All existing impossibility theorems on judgmentaggregation require individual and collective judgment sets to be consistent and complete, arguably a demanding rationality requirement. They do not carry over to aggregation functions mapping profiles of consistent individual judgment sets to consistent collective ones. We prove that, whenever the agenda of propositions under consideration exhibits mild interconnections, any such aggregation function that is "neutral" between the acceptance and rejection of each proposition is dictatorial. We relate this (...) theorem to the literature. (shrink)
We analyse the computational complexity of three problems in judgmentaggregation: (1) computing a collective judgment from a profile of individual judgments (the winner determination problem); (2) deciding whether a given agent can influence the outcome of a judgmentaggregation procedure in her favour by reporting insincere judgments (the strategic manipulation problem); and (3) deciding whether a given judgmentaggregation scenario is guaranteed to result in a logically consistent outcome, independently from what the (...) judgments supplied by the individuals are (the problem of the safety of the agenda). We provide results both for specific aggregation procedures (the quota rules, the premisebased procedure, and a distance-based procedure) and for classes of aggregation procedures characterised in terms of fundamental axioms. (shrink)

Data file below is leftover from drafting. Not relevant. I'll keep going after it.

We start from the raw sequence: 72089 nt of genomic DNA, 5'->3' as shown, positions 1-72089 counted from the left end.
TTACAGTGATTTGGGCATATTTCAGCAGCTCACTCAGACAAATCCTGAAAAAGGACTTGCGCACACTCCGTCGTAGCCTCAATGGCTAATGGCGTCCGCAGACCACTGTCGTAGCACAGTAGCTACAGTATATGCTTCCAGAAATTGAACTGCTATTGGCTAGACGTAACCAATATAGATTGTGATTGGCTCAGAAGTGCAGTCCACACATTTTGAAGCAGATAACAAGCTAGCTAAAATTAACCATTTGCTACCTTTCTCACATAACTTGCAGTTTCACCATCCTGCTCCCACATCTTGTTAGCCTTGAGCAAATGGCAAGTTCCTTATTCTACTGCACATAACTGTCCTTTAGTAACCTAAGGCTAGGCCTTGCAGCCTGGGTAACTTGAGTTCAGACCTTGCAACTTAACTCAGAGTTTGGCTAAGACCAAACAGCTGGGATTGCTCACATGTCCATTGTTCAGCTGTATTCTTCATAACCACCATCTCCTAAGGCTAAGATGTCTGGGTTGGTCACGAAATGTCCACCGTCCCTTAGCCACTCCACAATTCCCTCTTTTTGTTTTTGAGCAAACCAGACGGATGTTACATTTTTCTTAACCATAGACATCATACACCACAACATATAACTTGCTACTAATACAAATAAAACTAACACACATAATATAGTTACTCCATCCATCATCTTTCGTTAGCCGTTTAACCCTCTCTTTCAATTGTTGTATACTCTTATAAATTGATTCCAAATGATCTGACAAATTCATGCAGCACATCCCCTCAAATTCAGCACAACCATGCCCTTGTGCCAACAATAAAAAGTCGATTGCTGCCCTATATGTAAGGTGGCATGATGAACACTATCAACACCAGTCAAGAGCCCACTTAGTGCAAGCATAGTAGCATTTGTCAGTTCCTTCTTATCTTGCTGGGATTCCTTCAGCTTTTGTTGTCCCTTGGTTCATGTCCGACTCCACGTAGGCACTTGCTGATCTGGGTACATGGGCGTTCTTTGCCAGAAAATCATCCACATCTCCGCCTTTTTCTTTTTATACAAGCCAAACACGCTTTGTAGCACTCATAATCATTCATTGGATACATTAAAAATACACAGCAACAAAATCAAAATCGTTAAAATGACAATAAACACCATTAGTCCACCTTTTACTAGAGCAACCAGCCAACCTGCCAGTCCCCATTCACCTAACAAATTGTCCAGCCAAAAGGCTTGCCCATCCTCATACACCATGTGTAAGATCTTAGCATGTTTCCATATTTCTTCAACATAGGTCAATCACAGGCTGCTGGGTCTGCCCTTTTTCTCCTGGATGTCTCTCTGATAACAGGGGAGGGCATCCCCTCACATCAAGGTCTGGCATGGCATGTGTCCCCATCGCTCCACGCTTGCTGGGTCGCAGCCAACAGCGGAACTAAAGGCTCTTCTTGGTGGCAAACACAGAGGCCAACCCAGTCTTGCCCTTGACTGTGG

Group decisions must often obey exogenous constraints. While in a preference aggregation problem constraints are modelled by restricting the set of feasible alternatives, this paper discusses the modelling of constraints when aggregating individual yes/no judgments on interconnected propositions. For example, court judgments in breach-of-contract cases should respect the constraint that action and obligation are necessary and sufficient for liability, and judgments on budget items should respect budgetary constraints. In this paper, we make constraints in judgmentaggregation explicit (...) by relativizing the rationality conditions of consistency and deductive closure to a constraint set, whose variation yields more or less strong notions of rationality. This approach of modelling constraints explicitly contrasts with that of building constraints as axioms into the logic, which turns compliance with constraints into a matter of logical consistency and thereby conflates requirements of ordinary logical consistency and requirements dictated by the environment . We present some general impossibility results on constrained judgmentaggregation; they are immediate corollaries of known results on judgmentaggregation. (shrink)